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epollock | Student


Yeats's "THE SECOND COMING" is vastly rich in symbolism. Diction such as "gyre, "falcon," "the blood-dimmed tide," "the ceremony of innocence," and "the worst who are full of passionate intensity" symbolize important aspects of Yeats’s theory of cycles in history.

Yeats also uses capital letters for the “Second Coming” because the term is connected to the putative second coming of Christ, which traditionally is to begin a thousand-year cycle of divine rule, after which there will be a Day of Judgment. The title is used ironically here because the second coming described in the poem is the ushering in of a period of war and rumors of war, with no salvation in sight.

In falconry, the falcon is controlled by the falconer, who symbolizes order and control. The “desert birds,” by contrast, are without order at all. They are opportunists who seek carrion, which symbolizes the qualities of the new and forthcoming age of war and violence.

The sphinx in the story of Oedipus, for example, was a creature that held the population of Thebes in check through violence. The significance and symbolism of the second coming of such a beast is that it will go to Bethlehem, the traditional birthplace of Christ, and be born to initiate an age of repression and violence, as was evidenced in the World War which had just concluded before Yeats wrote “The Second Coming.”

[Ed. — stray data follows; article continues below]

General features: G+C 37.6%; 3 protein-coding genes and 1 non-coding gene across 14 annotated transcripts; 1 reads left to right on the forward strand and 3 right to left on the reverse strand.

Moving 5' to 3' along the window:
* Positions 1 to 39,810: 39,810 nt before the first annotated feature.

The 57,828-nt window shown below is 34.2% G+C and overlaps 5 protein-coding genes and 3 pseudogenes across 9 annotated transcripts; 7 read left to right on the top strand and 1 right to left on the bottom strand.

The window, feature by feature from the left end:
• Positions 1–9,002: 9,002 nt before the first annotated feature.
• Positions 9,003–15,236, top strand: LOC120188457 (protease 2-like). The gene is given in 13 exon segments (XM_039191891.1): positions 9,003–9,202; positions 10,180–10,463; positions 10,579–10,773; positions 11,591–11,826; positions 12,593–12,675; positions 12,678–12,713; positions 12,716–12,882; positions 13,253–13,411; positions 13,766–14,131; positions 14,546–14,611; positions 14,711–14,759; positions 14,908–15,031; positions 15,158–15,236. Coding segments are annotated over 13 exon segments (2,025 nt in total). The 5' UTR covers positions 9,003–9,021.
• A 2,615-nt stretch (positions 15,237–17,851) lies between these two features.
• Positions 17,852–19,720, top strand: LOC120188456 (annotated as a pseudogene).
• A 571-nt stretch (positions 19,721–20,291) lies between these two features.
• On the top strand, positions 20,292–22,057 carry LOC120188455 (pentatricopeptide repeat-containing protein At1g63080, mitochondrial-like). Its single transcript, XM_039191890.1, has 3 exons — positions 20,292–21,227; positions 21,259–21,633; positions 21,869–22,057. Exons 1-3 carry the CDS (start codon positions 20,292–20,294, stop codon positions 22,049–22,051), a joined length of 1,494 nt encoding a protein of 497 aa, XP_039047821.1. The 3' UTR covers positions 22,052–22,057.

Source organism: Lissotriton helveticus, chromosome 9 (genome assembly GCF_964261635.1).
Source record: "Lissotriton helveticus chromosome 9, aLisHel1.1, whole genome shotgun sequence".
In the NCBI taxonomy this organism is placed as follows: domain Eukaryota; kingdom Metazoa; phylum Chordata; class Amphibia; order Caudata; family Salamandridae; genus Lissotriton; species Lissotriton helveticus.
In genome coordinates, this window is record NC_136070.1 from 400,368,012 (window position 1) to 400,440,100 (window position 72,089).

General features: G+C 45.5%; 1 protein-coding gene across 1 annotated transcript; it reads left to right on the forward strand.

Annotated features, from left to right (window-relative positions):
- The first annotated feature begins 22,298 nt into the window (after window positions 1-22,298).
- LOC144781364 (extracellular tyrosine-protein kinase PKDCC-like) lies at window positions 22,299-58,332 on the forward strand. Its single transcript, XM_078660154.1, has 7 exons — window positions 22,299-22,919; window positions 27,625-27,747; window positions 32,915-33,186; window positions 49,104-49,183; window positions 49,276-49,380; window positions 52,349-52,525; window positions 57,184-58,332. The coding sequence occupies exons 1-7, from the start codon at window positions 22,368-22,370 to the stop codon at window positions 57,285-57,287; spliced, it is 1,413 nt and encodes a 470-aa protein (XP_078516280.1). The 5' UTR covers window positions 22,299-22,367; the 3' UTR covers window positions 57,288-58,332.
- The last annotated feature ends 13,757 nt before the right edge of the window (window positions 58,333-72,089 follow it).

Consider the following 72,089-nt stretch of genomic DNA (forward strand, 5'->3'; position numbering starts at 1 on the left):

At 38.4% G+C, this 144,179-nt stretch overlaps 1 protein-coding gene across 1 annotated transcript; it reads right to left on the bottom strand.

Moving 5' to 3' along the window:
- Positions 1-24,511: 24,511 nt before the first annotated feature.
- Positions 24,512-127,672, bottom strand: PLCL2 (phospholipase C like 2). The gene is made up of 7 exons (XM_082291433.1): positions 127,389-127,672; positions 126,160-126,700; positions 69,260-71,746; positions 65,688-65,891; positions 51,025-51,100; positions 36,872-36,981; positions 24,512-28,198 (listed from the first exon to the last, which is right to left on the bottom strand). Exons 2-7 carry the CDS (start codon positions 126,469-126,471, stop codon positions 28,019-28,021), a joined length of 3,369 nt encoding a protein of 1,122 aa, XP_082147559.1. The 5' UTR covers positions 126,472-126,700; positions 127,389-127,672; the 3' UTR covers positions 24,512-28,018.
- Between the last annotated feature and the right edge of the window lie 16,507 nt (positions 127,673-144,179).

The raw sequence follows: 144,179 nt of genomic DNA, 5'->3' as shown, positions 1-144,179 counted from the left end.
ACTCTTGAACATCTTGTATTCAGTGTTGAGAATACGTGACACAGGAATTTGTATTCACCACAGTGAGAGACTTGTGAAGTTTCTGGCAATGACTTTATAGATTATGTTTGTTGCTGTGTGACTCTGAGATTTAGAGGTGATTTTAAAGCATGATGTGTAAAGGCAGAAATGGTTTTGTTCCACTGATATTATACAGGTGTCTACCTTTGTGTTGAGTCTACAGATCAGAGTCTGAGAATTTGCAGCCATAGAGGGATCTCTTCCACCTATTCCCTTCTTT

kc4u | Student

The symbolism in The Second Coming is manifold. The poem is as much as a religious allegory as it is a contemporary political allegory. Like Milton in Paradise Lost, Yeats in this poem uses a Biblical concept of Christ's second coming and the ensuing image of the apocalyptic day of Judgement which finds many historical parallels in French Revolution of 1789, Russian Revolution of 1917, Irish rebellion and most immediately at the time when the poem was composed, the First World War. Since then, the poem has become an iconic representation of all kinds of socio-political chaos, with people like Achebe using it as an epigraph as well as a title for his novel Things Fall Apart and thereby extending the symbolic import to an allegory of decolonization.

But even in religious terms, Yeats uses this image subversively. The second coming of Christ in the form of a ghastly winged beast is a piece of religious undercutting. What arrives is a Satanic image on the contrary. The creature is associated with Yeats's own fascination with the occult mythology which is another symbolic layer in the poem. The beast has also been associated with Jungian images in the 'collective unconscious'. That may unpack the psychological symbolism embedded in the poem.

The poem is also a symbolic contemplation on the progress of historical time with its see-saw movement and Yeats's idea of a historic dialectic in terms of gyration.